Sometimes People Discriminate Against Others: How to Talk to Kids About Racism
Price: $4.99 USD. Words: 11,050. Language: English. Published: March 17, 2018. Categories: Nonfiction » Children's Books » Social Issues / Prejudice & Racism, Nonfiction » Politics & Current Affairs » Civil & human rights
Prejudice, discrimination and racism confront too many children in the world today. Caring adults can apply the example in this book of a girl who experiences these behaviors to facilitate a constructive conversation with children they care about who may be worried about similar negative situations. Relevant quotations from a diverse group of wise individuals highlight choices children can make.
Sometimes People We Love Die: How to Talk to Kids About Death
Price: $4.99 USD. Words: 8,790. Language: English. Published: January 22, 2018. Categories: Nonfiction » Children's Books » Social Issues / Death & Dying, Nonfiction » Parenting » Family tragedy
It can be very difficult to speak with a person about the death of someone they love. In this book we see how caring adults help a child deal with the death of her dad. While each situation is different, this story helps us see some typical emotional responses, common challenges and productive strategies. It shares insights in the form of relevant quotations about death from some great thinkers.
Sometimes People Don't Treat Children Right: How to Talk to Kids About Child Abuse
Price: $4.99 USD. Words: 7,550. Language: English. Published: December 13, 2017. Categories: Nonfiction » Children's Books » Social Issues / Sexual Abuse, Nonfiction » Psychology » Child Abuse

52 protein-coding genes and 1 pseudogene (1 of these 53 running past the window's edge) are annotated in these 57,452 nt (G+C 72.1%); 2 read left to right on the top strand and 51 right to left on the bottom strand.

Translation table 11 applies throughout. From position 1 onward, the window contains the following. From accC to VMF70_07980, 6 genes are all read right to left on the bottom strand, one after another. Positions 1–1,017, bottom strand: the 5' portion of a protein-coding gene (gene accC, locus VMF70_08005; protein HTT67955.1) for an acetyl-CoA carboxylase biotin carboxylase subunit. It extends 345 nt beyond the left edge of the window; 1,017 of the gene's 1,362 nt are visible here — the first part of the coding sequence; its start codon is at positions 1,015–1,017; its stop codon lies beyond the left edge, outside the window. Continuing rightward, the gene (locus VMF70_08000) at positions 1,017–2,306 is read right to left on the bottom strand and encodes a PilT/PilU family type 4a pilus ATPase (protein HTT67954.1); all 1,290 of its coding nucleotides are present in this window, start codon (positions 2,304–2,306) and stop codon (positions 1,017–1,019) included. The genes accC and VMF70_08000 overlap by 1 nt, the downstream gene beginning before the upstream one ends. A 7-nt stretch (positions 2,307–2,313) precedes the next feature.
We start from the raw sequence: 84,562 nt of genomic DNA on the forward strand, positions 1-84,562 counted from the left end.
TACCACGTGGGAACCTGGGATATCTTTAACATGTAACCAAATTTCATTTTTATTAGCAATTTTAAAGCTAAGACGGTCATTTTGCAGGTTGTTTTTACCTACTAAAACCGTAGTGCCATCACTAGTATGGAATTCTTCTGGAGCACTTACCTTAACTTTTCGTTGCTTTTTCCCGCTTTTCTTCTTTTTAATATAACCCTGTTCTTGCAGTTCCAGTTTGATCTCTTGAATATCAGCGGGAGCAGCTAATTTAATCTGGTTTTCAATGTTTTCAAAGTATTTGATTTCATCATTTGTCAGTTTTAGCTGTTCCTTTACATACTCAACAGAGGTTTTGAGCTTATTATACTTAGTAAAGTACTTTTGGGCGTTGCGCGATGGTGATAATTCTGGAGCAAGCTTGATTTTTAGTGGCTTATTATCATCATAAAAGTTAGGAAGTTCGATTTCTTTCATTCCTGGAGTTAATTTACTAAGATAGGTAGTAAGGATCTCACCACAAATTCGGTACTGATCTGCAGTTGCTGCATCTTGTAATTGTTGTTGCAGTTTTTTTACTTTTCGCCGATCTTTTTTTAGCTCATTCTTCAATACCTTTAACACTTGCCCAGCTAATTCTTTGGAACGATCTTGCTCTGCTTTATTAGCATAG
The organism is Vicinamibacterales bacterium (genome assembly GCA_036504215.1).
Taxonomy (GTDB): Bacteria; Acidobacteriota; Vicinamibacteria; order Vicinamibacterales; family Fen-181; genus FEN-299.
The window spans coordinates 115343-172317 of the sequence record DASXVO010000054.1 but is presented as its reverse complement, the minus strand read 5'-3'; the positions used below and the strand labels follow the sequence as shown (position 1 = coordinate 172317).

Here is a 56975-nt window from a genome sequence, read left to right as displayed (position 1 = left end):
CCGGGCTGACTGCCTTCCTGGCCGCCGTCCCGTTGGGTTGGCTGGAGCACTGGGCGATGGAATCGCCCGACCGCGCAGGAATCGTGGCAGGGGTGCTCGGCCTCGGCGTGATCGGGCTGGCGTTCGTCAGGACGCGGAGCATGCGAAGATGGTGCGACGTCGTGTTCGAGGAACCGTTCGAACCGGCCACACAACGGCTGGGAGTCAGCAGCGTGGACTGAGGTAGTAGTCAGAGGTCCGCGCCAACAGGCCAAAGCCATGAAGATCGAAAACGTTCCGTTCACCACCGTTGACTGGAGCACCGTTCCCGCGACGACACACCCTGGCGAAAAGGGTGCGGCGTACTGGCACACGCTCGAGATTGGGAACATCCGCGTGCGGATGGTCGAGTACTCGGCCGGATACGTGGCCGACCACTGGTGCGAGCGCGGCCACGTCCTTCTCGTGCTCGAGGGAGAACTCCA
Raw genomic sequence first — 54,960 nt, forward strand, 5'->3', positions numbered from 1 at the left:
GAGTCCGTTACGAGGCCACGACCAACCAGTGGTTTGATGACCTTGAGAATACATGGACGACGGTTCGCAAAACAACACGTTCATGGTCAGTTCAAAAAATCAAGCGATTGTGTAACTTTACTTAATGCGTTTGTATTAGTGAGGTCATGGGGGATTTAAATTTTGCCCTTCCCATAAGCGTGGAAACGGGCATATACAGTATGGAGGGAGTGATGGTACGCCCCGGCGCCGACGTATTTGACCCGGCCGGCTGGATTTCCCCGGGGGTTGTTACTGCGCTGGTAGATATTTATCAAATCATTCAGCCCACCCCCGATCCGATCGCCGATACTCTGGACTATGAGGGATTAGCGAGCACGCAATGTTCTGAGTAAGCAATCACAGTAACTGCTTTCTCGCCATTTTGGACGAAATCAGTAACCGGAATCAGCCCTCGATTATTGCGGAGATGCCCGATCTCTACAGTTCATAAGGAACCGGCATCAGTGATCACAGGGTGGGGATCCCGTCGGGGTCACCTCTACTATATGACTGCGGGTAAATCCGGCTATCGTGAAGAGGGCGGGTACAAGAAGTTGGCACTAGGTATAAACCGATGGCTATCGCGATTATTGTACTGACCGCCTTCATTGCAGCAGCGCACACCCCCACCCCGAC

In this book, a young girl has a terrifying experience at the home of one of her friends. Somebody she thought she could trust touches her inappropriately and it begins to change the trajectory of her life. When she eventually tells a friend and then family members about what happened, they are able to share insights and encourage her to take actions that help her regain control of her life.
Sometimes Terrorists do Bad Things: How to Talk to Kids About Terrorism
Price: $4.99 USD. Words: 8,890. Language: English. Published: October 11, 2017. Categories: Nonfiction » Children's Books » Social Issues / Emotions & Feelings, Nonfiction » Psychology » Mental health
Discussing a sensitive subject like terrorism with a child can be challenging. It’s not easy to reassure them, reduce their anxiety and help them feel more calm. This book was written by a licensed professional counselor and father of 2 sons and 2 daughters. He shares a simple story with important points and principles to assist caring adults help a child feel more safe and less distressed.